“Big businessmen who produce goods and services that benefit consumers, create many jobs, pay taxes and with strong corporate social responsibility should be celebrated and emulated. Those that violate laws should be prosecuted,” Senate President Pro Tempore Ralph Recto said.


President Duterte observed neutrality on the issue of ABS-CBN’s franchise renewal, presidential spokesman Harry Roque Jr. maintained yesterday, while Malacañang scrambled to explain the Chief Executive’s tirades against the TV network and some businessman during a visit in Jolo.

“Yes, of course he’s neutral because the Lopezes are still up and about. They have First Gen, they have Rockwell, they have other businesses and, obviously, the one he mentioned about oligarchs did not actually happen to the Lopezes,” Roque said in an interview with ANC.

The Palace spokesman noted that the Lopezes still maintain other businesses despite Duterte’s actuations against the network.

The President could be referring to why the network failed to help the government in the construction of a water treatment facility, according to Roque, in an attempt to dissuade public minds that Duterte admitted openly during his speech last Monday how he was able to dismantle a powerful TV station without need for military rule.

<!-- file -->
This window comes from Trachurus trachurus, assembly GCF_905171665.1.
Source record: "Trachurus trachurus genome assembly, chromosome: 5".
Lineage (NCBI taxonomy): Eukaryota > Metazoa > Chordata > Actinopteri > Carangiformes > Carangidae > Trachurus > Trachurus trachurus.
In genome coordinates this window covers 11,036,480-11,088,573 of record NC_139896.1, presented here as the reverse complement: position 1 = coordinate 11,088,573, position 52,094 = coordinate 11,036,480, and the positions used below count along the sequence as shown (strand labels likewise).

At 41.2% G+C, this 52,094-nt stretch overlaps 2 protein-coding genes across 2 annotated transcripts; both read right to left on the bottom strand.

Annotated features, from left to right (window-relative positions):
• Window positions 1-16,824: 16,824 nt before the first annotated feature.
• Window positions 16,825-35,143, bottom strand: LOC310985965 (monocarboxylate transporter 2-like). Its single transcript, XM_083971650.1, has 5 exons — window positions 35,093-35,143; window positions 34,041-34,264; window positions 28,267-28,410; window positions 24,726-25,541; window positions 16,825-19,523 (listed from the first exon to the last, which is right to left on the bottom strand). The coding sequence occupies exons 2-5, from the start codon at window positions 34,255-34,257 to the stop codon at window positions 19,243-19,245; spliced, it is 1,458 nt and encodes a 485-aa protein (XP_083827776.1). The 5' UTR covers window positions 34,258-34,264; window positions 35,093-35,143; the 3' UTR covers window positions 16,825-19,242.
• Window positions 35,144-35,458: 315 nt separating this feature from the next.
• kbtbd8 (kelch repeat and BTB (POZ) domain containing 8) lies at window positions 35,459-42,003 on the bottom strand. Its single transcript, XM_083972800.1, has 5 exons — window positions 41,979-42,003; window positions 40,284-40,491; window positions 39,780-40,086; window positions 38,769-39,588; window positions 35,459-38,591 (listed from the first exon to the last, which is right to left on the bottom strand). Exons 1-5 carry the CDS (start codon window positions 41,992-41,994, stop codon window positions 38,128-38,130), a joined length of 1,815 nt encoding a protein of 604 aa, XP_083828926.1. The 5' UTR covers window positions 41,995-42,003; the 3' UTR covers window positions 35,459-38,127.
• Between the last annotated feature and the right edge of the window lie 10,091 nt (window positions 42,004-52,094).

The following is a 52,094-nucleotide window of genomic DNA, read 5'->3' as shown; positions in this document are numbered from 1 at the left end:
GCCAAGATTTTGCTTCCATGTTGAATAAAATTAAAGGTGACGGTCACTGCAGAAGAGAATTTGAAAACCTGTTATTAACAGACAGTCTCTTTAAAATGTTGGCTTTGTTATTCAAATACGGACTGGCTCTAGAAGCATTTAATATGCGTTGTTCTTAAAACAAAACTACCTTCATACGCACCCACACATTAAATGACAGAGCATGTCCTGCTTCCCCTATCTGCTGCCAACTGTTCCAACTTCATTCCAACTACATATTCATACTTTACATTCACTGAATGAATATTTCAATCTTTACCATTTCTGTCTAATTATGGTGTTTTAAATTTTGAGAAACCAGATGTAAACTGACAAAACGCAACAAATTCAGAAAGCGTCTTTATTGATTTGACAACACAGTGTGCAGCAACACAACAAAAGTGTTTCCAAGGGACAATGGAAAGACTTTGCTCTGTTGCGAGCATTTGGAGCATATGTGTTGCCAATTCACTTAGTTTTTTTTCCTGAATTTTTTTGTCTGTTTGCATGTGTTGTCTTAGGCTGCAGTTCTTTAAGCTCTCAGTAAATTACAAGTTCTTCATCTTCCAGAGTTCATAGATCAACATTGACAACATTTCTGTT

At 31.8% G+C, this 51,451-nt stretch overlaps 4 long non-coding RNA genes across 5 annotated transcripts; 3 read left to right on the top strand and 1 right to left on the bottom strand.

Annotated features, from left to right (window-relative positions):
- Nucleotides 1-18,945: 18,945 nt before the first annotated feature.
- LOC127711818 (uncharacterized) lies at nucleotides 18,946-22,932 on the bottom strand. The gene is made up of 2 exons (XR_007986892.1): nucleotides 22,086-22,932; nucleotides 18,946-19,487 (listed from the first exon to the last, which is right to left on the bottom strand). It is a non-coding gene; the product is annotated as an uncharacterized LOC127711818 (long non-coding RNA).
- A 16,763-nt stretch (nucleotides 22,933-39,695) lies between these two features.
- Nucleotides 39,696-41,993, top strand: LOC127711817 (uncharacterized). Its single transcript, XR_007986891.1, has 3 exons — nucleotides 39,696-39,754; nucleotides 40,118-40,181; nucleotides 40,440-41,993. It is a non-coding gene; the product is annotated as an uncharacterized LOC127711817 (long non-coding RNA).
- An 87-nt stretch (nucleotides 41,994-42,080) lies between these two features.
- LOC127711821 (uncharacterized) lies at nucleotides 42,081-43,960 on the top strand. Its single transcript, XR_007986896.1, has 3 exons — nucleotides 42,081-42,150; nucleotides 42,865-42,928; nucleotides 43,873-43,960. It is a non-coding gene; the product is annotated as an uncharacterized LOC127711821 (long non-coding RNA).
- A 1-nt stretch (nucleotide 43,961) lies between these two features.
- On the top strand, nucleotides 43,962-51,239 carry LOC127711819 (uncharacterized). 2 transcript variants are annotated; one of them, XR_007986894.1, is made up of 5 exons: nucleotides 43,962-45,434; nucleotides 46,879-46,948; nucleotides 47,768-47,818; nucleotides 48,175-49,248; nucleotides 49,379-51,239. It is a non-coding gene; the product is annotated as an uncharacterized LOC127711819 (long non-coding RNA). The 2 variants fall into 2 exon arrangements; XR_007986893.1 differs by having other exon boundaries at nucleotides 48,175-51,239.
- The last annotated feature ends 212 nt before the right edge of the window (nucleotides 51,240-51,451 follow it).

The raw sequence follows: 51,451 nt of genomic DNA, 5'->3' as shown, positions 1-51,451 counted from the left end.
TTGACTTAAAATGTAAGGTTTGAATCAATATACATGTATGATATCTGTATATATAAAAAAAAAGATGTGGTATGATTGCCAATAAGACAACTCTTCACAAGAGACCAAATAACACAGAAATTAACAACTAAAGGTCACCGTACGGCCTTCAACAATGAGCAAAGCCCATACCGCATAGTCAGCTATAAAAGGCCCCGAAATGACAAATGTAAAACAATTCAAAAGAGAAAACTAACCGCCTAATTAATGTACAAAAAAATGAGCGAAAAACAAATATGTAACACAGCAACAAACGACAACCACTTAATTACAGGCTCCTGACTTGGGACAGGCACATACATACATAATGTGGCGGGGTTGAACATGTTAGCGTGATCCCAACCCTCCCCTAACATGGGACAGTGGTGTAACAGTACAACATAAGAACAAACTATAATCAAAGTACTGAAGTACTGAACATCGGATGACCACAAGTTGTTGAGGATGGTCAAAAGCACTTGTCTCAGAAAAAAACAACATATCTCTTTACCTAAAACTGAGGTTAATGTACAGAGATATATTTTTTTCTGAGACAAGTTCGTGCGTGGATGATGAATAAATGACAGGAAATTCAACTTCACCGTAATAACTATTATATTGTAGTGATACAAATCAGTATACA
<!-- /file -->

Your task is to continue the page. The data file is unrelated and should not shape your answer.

“The problem is, as far as the oligarchs (are concerned)… he actually detested (the network) for cheating the people for not building the wastewater treatment facilities, the difference is they delivered at the time of crisis. Now, I don’t understand why ABS-CBN did not do that,” Roque said.

“I know you donated P200 million, but the rest you raised from your TV programs, through your calls for donations. But these two companies, they did it on their own. I do not know why ABS-CBN could not have done more like what the Ayalas and (Manny V. Pangilinan) did, so I guess, that’s the difference,” he added.